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A carcinogenic substance in tattoo ink |  Radar checks!  – radar

A carcinogenic substance in tattoo ink | Radar checks! – radar

What tattoo do I want and where do I want it on my body? Everyone asks these questions when getting a tattoo, but have you ever wondered about the health risks associated with tattooing? There are different types of ink that contain potentially carcinogenic substances.

polycyclic aromatic hydrocarbons, heavy metals, preservatives, azo dyes; All substances that can be in tattoo ink and are carcinogenic. NVWA monitors this material in response to notifications, but can consumers also monitor this themselves?

Even a tattoo artist doesn’t know what’s in their ink

‘It’s almost not possible,’ says Thomas Rustemeyer, professor and dermatologist at Amsterdam UMC. Often the tattoo artist does not know what is inside. Labels are currently public. The rules are clear, but control over them is weak.

Producers have to prove that the ink is safe, and it can be divided into three categories: proven safe, not proven safe, and proven unsafe. ‘The safety of the material in it hasn’t been proven now, but it’s not that safe either,’ says Gerrit Grotenhar, president of the Dutch Branche Tattoo Kunst and owner of the Sailors & Crooks tattoo shop.

The bottom line is that there needs to be an investigation into exactly what the ink does. This task now falls to the producers, because they have to prove that we are allowed to work with their products. But at the moment I have not heard if they are investigating it or not.

new european legislation

In order to provide consumers with more information and better monitor the inks, new European legislation will be introduced on January 1, 2022. The tattoo artist must be able to show the ink label used from that date to the consumer. In addition, the tattoo artist must keep track of the ink he used for each client, NVWA says.

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According to NVWA, “It is the supplier’s responsibility to ensure that tattoo pigments comply with the Tattoo Pigments Goods Act Ordinance.”

Tattoo shops are not aware of the new legislation

But is the supplier aware of this? A tour of Fons along several tattoo parlors and suppliers shows that many are not at all familiar with this new legislation. Grutenhar thinks the research into the inks should have been done earlier.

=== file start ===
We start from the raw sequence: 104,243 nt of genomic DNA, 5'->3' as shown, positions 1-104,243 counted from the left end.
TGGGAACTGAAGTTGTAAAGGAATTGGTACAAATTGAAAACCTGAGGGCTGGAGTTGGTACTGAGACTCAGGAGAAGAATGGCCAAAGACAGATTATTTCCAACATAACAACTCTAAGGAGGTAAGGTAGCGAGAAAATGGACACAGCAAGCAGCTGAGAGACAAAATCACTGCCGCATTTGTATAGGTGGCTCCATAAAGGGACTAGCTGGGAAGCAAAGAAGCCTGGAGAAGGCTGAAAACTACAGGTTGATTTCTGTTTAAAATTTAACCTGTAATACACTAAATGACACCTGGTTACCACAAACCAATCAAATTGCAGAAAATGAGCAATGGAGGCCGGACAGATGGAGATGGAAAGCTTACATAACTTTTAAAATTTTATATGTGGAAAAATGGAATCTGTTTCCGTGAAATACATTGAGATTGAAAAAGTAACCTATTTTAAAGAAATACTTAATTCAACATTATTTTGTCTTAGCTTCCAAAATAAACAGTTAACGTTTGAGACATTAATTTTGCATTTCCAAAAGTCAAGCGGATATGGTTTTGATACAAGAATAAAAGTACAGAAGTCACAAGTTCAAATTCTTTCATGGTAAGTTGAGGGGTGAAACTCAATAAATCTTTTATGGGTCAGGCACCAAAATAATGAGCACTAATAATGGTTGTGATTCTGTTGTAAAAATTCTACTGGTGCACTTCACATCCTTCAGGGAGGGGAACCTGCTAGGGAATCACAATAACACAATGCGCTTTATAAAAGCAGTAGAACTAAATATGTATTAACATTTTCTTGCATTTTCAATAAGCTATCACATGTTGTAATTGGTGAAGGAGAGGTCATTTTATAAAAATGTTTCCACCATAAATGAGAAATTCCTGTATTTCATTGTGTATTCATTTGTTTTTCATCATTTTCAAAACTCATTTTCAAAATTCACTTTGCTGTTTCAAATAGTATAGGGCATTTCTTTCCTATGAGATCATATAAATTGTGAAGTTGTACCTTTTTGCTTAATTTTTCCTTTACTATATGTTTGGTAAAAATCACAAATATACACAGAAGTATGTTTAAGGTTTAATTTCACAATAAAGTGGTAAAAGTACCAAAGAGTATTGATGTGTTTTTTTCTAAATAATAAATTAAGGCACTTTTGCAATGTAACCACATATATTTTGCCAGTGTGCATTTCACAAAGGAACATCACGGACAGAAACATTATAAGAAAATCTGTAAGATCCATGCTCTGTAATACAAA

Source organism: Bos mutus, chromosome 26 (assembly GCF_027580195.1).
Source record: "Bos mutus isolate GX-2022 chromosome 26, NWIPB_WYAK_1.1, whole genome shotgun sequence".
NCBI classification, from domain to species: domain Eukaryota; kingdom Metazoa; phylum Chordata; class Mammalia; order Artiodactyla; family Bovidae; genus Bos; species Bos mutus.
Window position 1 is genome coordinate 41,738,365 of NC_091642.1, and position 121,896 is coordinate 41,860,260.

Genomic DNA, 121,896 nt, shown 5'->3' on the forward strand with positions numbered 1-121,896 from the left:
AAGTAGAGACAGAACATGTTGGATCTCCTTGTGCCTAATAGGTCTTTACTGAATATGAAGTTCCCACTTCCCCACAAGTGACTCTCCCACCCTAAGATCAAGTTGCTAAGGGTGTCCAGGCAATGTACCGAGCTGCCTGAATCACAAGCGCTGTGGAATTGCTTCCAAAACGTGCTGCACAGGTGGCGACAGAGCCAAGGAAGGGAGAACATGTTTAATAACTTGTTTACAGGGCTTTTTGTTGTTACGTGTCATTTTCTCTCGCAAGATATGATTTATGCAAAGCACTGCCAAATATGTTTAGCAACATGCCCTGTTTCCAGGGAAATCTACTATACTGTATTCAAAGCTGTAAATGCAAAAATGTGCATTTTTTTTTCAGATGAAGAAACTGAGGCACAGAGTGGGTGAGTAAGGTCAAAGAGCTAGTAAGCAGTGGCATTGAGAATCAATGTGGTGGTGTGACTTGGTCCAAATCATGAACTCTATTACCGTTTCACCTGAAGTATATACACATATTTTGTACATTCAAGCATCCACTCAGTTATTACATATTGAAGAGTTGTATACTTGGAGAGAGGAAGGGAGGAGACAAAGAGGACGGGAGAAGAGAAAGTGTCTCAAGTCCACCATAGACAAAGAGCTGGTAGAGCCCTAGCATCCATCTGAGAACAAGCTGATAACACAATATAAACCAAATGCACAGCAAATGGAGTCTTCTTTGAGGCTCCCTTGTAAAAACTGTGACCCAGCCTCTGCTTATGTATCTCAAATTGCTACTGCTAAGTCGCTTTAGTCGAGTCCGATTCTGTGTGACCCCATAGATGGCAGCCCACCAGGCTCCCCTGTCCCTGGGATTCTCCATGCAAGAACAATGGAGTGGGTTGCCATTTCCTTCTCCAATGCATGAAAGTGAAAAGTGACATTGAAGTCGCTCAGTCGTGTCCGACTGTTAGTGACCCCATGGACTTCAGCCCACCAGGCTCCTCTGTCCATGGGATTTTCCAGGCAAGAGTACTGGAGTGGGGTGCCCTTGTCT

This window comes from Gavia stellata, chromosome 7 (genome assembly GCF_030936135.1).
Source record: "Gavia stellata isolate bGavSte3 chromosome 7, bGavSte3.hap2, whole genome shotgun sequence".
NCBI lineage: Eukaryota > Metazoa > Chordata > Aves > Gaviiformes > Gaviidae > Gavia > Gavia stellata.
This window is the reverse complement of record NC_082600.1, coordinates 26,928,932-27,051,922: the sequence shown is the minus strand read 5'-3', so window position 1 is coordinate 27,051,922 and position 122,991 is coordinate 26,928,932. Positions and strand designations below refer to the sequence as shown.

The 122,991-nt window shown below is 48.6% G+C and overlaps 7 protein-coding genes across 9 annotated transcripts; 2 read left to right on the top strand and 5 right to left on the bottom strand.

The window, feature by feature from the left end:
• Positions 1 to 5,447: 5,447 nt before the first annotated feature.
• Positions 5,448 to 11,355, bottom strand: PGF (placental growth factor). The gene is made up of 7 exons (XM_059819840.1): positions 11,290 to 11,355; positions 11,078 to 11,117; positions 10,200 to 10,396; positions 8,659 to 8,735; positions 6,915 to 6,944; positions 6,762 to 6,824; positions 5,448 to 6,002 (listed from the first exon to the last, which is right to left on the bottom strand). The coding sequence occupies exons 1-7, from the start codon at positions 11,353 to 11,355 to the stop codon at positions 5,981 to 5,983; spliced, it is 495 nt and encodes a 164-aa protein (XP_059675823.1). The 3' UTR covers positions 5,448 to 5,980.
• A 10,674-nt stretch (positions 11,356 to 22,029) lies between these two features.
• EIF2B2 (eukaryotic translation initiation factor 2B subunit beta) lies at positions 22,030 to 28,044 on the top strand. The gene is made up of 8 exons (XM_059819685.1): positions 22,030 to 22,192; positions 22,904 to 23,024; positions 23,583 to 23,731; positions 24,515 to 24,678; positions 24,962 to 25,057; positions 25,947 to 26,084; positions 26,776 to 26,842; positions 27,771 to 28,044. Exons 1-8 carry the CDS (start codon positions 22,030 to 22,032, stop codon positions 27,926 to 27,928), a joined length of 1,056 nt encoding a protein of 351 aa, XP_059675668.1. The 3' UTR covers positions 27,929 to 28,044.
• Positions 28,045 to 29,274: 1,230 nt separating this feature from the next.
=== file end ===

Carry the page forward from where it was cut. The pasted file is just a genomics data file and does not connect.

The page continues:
It is possible that a large part of the inks will be blocked suddenly, because whether or not they are carcinogenic has not been proven. So it’s also important for us to do more research on this and not suddenly have to deal with a certain banned ink.

As a trade association, we must be able to count on it being safe. Now there is a danger, because soon you may have to block things and then an underground scene appears. So you really risk using dangerous inks suddenly in the future.

What do we now know about the risks?

The RIVM notes that the risk of developing cancer from tattoos is small, but it cannot be neglected. Numbers about the chance of developing cancer from tattoos vary widely. According to RIVM, this depends on the following factors:

  • 30% of the colored inks tested contained azo dyes, of which aromatic amines can be formed, and 41% of the black inks contained polycyclic aromatic hydrocarbons. These inks can release carcinogens. If these substances are released into the body, they increase the risk of cancer.
  • UV light from the sun or a tanning bed promotes the formation of aromatic amines. If it is released into the body, this increases the risk of cancer.
  • The size of the tattoo, the concentration of the harmful substance, and when your body is exposed to it all play a role in the development of cancer.
  • Laser tattoo removal can release carcinogenic substances.
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But what is the chance of getting cancer from this ink?

According to Rustemeyer, more research needs to be done. Some studies have been done and a study has shown that a person with a tattoo gets cancer faster – most often it is related to bladder cancer – but these studies are all very weak.

You need a lot of tattooed people for such a study who also got cancer later on. Look at smoking and tobacco, it took decades before it was found to be a carcinogen.

Rustemeyer also researched the inks himself. We found inks that contain hazardous materials. This depends on the color. With black ink, for example, that is made from soot, there is a good chance that it is made of polycyclic aromatic hydrocarbons.

Tattoo shops with a GGD permit

So it is not yet possible to check if your tattoo artist’s inks are safe. Tattoo artists and importers can only provide certainty about safe dyes if their inks have been tested.

However, it is wise to only go to a tattoo artist with a GGD permit. Then you are assured that the tattoo artist is working in a healthy way. In addition, tattooists are likely to use tattoo-safe pigments. On the website you can find out which tattoo artists have a permit.

Special research into tattoo bias

Radar mode too private search among the members of the examination committee. More than 7,500 tattoo wearers responded to this and shared their experiences of prejudice, social exclusion, positive feedback and possibly tattoo removal.